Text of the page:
California will contribute about $1.3 billion to its Medi-Cal expansion this year, a new expenditure that will further strain an already burdened health care budget.
This year marks the first time states that expanded Medicaid under the Affordable Care Act will have to pitch in to help fund their expansion of the program. Their share of the overall price tag compared with federal contributions is small — 5 percent of the cost to cover newly eligible enrollees — but that still equates to real money in the Golden State.
That’s because the expansion of Medi-Cal, California’s version of the federal Medicaid program for low-income residents, has added nearly 4 million additional enrollees, according to the state Department of Health Care Services (DHCS). Most other states don’t have that many enrollees in their entire Medicaid programs.
“It was expected, but it’s still money that has to come from somewhere,” said Stan Rosenstein, a health care consultant in Sacramento who ended his 31-year career at Medi-Cal in 2008 as the state Medicaid director. “It puts budget strain on the state.”
Gov. Jerry Brown unveiled his revised $183 billion state budget last week.
Rosenstein said California already struggles to pay for Medi-Cal without the additional burden. He noted the disagreement over Brown’s proposal to earmark about $1.2 billion in new tobacco tax revenue for general growth in Medi-Cal spending, saying it shows that “the state is having a difficult time finding sources of funds for Medi-Cal under the current situation.”
Consumer advocates and others, including the powerful California Medical Association, want the money directed toward specific needs, including higher rates for providers who accept Medi-Cal patients.
The tobacco tax money, generated by the passage last November of Proposition 56, wouldn’t even pay for the state’s share of the Medicaid expansion this year, according to the projected dollar figure provided by DHCS.
Under the ACA, known as Obamacare, California expanded Medi-Cal eligibility to include childless adults and raised the qualifying income threshold to 138 percent of the federal poverty level, or about $16,640 for an individual.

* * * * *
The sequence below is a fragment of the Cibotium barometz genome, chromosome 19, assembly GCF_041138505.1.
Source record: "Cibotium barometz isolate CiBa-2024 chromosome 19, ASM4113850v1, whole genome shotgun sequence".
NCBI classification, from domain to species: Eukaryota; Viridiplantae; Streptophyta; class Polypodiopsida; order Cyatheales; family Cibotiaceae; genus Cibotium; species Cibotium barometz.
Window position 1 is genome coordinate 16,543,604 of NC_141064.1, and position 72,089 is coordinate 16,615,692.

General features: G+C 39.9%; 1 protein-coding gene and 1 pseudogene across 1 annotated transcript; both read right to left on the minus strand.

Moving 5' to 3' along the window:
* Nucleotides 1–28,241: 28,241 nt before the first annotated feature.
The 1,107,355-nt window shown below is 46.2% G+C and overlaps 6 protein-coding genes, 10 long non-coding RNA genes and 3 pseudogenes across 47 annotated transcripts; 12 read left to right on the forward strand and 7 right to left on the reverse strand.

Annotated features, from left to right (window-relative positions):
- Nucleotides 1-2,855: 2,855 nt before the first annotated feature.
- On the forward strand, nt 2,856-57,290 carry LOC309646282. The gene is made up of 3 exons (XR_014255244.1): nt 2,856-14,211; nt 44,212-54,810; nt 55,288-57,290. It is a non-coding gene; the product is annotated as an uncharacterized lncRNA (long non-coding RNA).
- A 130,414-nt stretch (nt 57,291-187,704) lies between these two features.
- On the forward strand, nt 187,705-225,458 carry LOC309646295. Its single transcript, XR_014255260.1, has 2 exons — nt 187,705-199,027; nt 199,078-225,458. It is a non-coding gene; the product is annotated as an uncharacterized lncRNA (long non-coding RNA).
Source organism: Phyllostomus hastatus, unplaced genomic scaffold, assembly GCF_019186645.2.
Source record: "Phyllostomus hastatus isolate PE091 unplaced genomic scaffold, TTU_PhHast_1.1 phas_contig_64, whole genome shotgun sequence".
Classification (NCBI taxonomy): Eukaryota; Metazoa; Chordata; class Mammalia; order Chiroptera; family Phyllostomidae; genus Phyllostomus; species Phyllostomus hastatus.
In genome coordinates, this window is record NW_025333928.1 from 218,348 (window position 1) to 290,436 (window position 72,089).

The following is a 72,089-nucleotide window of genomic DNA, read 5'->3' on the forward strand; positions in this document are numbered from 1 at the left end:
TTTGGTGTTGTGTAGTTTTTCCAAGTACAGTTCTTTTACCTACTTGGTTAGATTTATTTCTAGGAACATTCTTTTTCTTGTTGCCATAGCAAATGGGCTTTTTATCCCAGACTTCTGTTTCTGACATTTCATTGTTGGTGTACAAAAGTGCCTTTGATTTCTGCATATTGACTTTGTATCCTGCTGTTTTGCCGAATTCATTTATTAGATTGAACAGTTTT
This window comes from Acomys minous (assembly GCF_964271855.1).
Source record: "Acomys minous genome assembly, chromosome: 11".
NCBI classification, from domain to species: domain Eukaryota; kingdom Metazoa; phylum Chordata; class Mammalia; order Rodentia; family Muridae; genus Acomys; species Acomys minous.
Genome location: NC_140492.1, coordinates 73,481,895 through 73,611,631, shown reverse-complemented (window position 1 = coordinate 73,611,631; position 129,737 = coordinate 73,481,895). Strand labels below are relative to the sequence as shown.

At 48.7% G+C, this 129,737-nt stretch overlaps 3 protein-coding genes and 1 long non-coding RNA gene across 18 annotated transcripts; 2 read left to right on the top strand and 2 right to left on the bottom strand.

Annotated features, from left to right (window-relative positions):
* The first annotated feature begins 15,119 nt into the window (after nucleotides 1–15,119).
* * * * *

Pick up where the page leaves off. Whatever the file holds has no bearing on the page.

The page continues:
Until this year, the federal government paid 100 percent for the newly eligible population. In contrast, it pays about half for most of the “traditional” Medicaid enrollees who qualified under the previous, narrower eligibility criteria.
The federal contribution for the newly eligible enrollees starts decreasing this year and continues to decline until 2020, when states will pick up 10 percent of costs.
That assumes Obamacare will remain the law of the land.
The U.S. House of Representatives passed an Obamacare repeal bill early this month on a narrow, party-line vote. That bill would phase out the Medicaid expansion starting in 2020 and dramatically alter the way Medicaid is funded, resulting in a major reduction in federal money for states.
Some significant changes are expected in the Senate, and many political observers think it is unlikely the House bill will survive in its current form.
In California, the potential loss of federal dollars caused by a rollback of the Medi-Cal expansion would be massive. The state Legislative Analyst’s Office estimated in February that the Golden State is slated to receive more than $17 billion from the federal government for the expansion in 2017-18.
If the House GOP plan were adopted, Medi-Cal expansion enrollees would likely fall off the rolls in large numbers after 2020 because of natural churn in and out of the program and a new provision that would require enrollees to renew their coverage every six months, twice as often as under current law.
As expansion enrollees drop, so would the more generous federal funding. Facing reduced federal support, the state may not be able to continue to allow people to enroll under the expanded eligibility criteria, said Deborah Kelch, executive director of Insure the Uninsured Project.
“It’s a lot for the state to absorb,” Kelch said. “It’s not going to be easy to make up that kind of revenue when you think of the total state budget.”